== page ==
"If the world were merely seductive, that would be easy. If it were merely challenging, that would be no problem. But, I arise in the morning torn between a desire to improve the world and a desire to enjoy the world. This makes it hard to plan the day." E.B. White
Picture is of Margaret Countess of Blessington 1789-1849
"Princesses The Six Daughters of George III by Flora Fraser
This book gives a well researched history of the royal family of King George III. There are general references to the American revolution, the French revolution, and other government matters. The book also gives researched details about King George III "illness", the illness that made him mad. The focus of the book is on the personal lives of the royal daughters. King George III and his wife Queen Charlotte had 15 children, 6 daughters and 9 sons, 2 of the sons died as small children. The older 3 daughters were closer in age; the Princess Royal Charlotte, Augusta and Elizabeth, and later Sophia, Amelia and Mary were born. The daughters lived isolated lives, mainly as companions of their mother. Some of the daughters did not marry, nor have children, one had a child out of marriage, some of the daughters had various illnesses, one of them died young. The author Flora Fraser's mother Antonia Fraser is well known in the area of historical books, this is the first book I have read by Flora Fraser and I enjoyed it much.
"The Blue Boy" by Thomas Gainsborough (1727-1788) "The Blue Boy" painting was actually a portrait of Jonathan Buttall the son of a wealthy hardware merchant, painted in 1770. It is thought to be a study on 17Th century clothing, and also done in honor of Anthony Van Dyck portrait of Charles II as a boy. As I posted earlier "The Blue Boy" is on display at "The Huntington" in San Marino, California.
My mother loved both of the paintings of "The Blue Boy" and "Pinkie", they were always on display in our formal living room. These paintings went along with her love for french provincial furniture.
"Pinkie" by Sir Thomas Lawrence (1769-1830) "Pinkie" was actually a portrait of Sarah Barrett Moulton painted when she was 11 years old. She was born in Jamaica, the daughter of a wealthy plantation owner, later she was sent to school in England. Sadly she died 1 year later after this portrait was painted of her, probably of tuberculosis. An interesting piece of trivia, Sarah had a brother Edward, he later changed his last name to Moulton-Barrett, and he became the father of the poet Elizabeth Barrett Browning. Both of the paintings of "The Blue Boy" and "Pinkie" are on display near each other at "The Huntington" in San Marino, California. They are in a gallery of collections of 18Th century English portraiture paintings.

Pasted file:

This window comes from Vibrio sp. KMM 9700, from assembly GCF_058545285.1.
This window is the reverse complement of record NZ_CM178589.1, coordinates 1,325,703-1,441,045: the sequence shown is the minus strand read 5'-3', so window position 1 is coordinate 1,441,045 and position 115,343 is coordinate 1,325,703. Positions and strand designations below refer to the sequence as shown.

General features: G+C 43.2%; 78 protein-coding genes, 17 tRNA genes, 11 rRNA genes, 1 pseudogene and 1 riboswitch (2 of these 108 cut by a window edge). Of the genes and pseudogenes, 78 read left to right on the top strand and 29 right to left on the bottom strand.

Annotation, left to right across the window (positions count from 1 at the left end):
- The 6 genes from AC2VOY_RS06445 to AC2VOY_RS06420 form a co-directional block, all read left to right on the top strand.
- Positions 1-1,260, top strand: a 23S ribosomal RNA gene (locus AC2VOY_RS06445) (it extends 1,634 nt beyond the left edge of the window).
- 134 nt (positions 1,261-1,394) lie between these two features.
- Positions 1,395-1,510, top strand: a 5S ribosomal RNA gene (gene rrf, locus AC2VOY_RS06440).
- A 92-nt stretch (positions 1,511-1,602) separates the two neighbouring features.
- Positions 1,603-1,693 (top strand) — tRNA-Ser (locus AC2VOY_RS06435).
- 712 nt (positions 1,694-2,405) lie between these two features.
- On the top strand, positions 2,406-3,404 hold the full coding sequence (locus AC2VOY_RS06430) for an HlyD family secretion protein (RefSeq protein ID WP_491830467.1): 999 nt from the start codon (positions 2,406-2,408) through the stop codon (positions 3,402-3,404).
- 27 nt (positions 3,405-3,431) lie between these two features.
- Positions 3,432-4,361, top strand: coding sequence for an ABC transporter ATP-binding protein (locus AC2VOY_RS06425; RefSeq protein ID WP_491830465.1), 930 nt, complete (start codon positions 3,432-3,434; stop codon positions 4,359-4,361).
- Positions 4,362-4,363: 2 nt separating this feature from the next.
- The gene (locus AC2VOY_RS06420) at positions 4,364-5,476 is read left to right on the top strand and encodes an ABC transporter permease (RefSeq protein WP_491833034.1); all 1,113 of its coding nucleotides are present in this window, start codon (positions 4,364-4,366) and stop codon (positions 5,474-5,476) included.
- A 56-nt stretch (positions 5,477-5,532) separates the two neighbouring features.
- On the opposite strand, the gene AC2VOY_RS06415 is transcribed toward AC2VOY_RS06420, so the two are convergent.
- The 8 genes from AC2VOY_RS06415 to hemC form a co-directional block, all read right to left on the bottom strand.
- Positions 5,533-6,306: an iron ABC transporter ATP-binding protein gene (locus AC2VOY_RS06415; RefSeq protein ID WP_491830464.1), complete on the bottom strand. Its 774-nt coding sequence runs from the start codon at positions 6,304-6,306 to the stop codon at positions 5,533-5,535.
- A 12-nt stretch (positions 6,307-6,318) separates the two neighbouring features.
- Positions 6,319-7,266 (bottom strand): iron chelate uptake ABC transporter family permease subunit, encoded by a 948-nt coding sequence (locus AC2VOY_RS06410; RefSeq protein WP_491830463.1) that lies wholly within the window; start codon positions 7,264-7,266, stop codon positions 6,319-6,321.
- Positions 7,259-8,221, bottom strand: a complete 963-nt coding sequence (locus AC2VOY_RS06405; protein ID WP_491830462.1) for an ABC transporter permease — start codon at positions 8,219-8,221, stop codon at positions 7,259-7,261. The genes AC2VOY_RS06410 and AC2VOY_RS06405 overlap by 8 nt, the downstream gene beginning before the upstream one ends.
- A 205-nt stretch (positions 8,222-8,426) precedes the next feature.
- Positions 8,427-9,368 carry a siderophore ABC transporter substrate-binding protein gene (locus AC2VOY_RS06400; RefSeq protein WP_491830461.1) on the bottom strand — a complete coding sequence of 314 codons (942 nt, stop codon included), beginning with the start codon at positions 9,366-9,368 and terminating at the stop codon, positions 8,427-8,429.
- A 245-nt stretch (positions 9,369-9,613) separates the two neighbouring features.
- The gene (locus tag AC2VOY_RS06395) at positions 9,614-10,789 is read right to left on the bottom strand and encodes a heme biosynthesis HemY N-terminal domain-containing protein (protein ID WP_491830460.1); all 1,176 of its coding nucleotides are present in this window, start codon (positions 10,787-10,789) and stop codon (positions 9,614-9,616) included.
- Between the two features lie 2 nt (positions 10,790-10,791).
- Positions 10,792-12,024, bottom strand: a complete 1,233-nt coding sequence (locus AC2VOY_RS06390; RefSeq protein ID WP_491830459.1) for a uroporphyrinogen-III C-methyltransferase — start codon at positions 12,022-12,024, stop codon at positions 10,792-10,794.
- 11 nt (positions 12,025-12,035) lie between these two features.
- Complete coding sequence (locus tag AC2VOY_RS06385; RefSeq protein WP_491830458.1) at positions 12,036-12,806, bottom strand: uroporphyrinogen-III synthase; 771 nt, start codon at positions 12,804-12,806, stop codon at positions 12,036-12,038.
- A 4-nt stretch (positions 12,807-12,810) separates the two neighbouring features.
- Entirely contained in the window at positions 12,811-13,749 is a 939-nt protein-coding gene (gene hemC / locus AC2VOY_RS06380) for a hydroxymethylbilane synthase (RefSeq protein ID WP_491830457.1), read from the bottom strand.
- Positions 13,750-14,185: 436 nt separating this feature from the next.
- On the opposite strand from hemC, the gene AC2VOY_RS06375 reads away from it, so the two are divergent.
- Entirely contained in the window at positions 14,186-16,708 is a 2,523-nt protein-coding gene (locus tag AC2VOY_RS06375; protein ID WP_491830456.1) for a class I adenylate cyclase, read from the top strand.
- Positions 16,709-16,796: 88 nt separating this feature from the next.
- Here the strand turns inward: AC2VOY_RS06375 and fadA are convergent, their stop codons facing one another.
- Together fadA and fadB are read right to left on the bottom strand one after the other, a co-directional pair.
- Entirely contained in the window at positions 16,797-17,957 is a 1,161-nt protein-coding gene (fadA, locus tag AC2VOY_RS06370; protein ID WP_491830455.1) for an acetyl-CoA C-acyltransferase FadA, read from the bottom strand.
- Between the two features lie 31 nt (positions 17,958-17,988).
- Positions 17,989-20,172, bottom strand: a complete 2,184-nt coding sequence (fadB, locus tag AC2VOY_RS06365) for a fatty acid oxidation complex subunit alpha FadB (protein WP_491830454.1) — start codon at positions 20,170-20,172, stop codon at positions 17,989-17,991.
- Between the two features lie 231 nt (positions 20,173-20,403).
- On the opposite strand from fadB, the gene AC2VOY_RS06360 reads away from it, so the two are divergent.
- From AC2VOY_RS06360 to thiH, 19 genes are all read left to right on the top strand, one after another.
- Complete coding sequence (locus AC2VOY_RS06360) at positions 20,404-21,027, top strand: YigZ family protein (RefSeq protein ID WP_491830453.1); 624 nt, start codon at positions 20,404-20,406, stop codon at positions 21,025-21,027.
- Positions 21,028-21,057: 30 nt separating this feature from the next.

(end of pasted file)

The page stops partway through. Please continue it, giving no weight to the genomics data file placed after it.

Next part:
I am currently reading "Princesses The Six Daughters of George III" by Flora Fraser. In reading this book I have been introduced to Fanny Burney. Fanny Burney born Frances Burney in 1752, was a diarist, novelist, and playwright in England. She became close friends with Queen Charlotte, (wife of King George III) and the princesses when she was in their royal court. Fanny Burney is well known for her novels; Evelina, Cecilia, Camilla, and The Wanderer. She is also known for her many diaries of 18th Century life. Her novels satirized English aristocrats and described life for women in a male dominated society. Her diaries recorded her observations of courtly life, the speeches and trials she heard, and the most amazing is her recording of her own experience when she underwent a mastectomy without anesthetic in 1811 after being diagnosed with breast cancer. She greatly influenced the writers Jane Austen and William Makepeace Thackeray. Fanny married at age 42 to a French exile and they had 1 son Alexander. She died in Bath, England in January of 1840.
"I am ashamed of confessing that I have nothing to confess." "To despise riches, may, indeed, be philosophic, but to dispense them worthily, must surely be more beneficial to mankind." Fanny Burney 1752-1840
"Hood" is book 1 in the "King Raven Trilogy", book 2 is already out and the title of it is "Scarlet".
This is the first book I have read of Stephen Lawhead's and it was simply wonderful! Mr. Lawhead did a splendid job in his careful researching of the legends of Robin Hood, and the geography of the area he wrote about which is Wales. Mr. Lawhead weaves an excellent story of the beginnings of "his" tale of Hood. While I was reading this book I could easily picture in my mind the forests, tree's, mountains, caves, plant life, and animals of 11Th century Wales. I was able with the help of a pronunciation guide in the back of the book, able to pronounce the names and places and language of the "Briton" people. The main character is Bran ap Brychan, heir to the throne of Elfael. Bran must save his people from the Normans, those land hungry villains.